Weeks after a Prince George’s County, Maryland, man suffered a debilitating injury over the course of his arrest, community members demanded answers and solutions Monday at a town-hall style meeting on policing.
Oxon Hill resident Demonte Ward-Blake’s partial paralysis during an Oct. 17 arrest by Prince George’s County police sparked an urgent conversation over community relations with law enforcement — an outcry which continued to unfold Monday night at the Reid Temple AME Church in Glenn Dale.
“My first thought as a pastor is to pray for him and his family,” said the Rev. Mark Whitlock. “Before being arrested, he walked with both legs. After the arrest, he is paralyzed for the rest of his life.”
The arrest, which followed a traffic stop in Oxon Hill, is the subject of two separate investigations in the county. Responding to community concerns two days after the incident, Prince George’s County Police Chief Hank Stawinski said he had no information to suggest that the man’s injury was anything but the result of a “horrible, horrible accident.”
Bob Ross, president of the Prince George’s County Chapter NAACP, is among the members of the public who has seen police dash-cam video of the arrest. But Ross said the injury occurred outside the view of the police vehicle camera.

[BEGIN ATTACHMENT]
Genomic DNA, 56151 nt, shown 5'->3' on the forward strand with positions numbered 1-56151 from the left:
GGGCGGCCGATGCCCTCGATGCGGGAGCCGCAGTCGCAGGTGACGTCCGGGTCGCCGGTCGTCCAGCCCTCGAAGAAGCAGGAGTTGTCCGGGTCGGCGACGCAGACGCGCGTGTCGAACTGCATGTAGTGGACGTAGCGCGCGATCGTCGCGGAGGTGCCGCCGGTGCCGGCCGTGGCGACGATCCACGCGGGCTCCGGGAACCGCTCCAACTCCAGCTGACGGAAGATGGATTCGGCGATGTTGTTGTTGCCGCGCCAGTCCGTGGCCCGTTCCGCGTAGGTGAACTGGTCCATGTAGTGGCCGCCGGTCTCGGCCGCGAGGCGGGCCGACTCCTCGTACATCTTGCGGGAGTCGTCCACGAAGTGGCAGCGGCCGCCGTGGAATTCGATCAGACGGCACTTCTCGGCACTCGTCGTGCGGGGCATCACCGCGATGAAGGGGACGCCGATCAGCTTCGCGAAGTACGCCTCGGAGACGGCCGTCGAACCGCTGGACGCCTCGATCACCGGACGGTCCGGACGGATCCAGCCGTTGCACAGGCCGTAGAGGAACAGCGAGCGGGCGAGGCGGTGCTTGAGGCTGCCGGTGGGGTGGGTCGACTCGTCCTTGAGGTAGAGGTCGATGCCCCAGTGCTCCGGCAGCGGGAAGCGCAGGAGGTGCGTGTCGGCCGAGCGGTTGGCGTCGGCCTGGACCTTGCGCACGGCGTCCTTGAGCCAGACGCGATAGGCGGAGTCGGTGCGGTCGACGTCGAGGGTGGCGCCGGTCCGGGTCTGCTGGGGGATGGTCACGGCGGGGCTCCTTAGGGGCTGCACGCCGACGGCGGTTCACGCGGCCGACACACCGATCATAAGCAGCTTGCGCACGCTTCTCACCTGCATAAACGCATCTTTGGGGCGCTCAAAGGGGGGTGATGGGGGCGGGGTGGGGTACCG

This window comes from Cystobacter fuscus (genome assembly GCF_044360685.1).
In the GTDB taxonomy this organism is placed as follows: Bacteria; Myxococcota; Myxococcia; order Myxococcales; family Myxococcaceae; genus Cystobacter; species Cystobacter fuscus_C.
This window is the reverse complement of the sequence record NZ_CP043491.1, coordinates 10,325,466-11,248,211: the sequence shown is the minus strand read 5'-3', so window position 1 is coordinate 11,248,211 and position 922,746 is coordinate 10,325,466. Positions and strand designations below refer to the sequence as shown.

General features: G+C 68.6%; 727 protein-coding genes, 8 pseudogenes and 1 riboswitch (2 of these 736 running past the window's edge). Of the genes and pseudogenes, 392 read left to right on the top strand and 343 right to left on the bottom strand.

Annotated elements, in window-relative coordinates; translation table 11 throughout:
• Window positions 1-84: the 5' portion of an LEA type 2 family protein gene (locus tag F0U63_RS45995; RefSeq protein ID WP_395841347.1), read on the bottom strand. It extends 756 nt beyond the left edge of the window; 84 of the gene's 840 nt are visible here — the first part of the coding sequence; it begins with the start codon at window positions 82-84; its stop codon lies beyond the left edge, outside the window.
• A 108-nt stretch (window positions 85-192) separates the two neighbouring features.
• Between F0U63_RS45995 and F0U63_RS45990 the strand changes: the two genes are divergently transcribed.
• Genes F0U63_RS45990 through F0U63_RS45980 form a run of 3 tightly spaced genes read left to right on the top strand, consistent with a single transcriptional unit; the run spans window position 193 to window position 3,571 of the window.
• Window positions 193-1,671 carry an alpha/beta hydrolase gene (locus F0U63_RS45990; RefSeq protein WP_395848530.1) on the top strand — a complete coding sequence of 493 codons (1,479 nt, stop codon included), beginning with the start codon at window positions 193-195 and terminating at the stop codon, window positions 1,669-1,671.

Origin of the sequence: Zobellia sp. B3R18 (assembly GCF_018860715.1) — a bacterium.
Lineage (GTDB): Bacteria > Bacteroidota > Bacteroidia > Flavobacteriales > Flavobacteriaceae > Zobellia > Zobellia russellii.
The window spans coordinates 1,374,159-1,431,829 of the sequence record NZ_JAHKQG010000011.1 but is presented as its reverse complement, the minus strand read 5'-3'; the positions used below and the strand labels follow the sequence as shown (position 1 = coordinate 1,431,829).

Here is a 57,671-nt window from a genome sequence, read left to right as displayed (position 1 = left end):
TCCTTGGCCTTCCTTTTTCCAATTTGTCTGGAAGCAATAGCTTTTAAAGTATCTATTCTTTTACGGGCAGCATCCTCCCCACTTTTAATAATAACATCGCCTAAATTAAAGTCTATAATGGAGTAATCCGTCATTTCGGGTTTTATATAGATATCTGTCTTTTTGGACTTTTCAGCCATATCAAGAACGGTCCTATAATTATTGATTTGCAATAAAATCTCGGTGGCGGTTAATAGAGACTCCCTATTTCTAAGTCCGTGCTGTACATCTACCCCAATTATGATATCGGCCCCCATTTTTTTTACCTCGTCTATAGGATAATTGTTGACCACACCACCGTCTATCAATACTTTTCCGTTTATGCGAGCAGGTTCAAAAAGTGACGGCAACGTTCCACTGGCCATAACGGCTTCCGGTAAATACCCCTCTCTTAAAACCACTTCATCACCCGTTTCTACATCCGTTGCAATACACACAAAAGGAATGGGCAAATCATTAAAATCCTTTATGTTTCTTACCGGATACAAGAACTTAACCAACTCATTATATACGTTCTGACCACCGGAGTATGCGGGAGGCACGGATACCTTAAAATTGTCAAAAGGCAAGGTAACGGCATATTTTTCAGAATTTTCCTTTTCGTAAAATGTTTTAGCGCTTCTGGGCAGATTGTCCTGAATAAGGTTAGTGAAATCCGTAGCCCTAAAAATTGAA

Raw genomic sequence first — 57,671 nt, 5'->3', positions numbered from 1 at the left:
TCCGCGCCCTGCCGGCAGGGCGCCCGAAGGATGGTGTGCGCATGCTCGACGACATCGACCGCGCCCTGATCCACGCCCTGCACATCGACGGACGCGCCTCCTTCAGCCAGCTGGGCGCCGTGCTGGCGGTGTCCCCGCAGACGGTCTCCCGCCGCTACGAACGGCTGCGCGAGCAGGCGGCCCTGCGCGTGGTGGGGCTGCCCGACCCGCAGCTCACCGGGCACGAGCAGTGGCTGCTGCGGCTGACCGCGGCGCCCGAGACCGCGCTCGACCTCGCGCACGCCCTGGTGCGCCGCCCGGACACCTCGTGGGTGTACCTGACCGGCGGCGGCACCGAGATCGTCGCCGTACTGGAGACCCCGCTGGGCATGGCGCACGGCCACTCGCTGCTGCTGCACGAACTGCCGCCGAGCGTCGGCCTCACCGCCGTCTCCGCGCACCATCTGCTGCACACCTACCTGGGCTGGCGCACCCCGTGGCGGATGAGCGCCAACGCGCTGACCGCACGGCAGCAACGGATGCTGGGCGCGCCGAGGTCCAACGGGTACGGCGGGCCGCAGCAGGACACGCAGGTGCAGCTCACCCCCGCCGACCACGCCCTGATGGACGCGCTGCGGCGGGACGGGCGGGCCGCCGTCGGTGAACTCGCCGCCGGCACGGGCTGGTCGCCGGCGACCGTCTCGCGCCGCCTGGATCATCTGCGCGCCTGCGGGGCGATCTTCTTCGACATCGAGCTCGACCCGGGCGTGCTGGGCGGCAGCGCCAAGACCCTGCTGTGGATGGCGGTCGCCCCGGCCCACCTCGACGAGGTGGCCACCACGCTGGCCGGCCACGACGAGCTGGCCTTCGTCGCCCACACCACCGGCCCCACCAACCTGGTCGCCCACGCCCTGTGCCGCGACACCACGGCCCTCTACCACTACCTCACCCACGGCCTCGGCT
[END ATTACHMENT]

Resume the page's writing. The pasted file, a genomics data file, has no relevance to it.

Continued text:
The incident has renewed calls for the county to greatly expand its use of body-worn cameras by officers. There are as few as 80 being used in a test program by a department of about 1,800 police officers.
“They ought to immediately get the body cameras, and this garbage about ‘wait till another budget cycle’ is ridiculous,” Ross said.
The dash cam video Ross said he saw showed that Ward-Blake at first appeared calm and peacefully submitted to being handcuffed.
“When he got out of sight of the dash cam, all hell broke loose — so what would cause a man that was very peaceful, and when they get outside the camera, to decide he wants to escape,” Ross said.
Stawinski said that Ward-Blake was injured trying to escape, when an officer grabbed him by the arm, causing to fall and thus injuring his neck.
Prince George’s County State’s Attorney Aisha N. Braveboy told the town hall-style meeting that body-worn cameras “make sense in modern-day America,” and she said that criminal juries, these days, expect to see video from police body cams.
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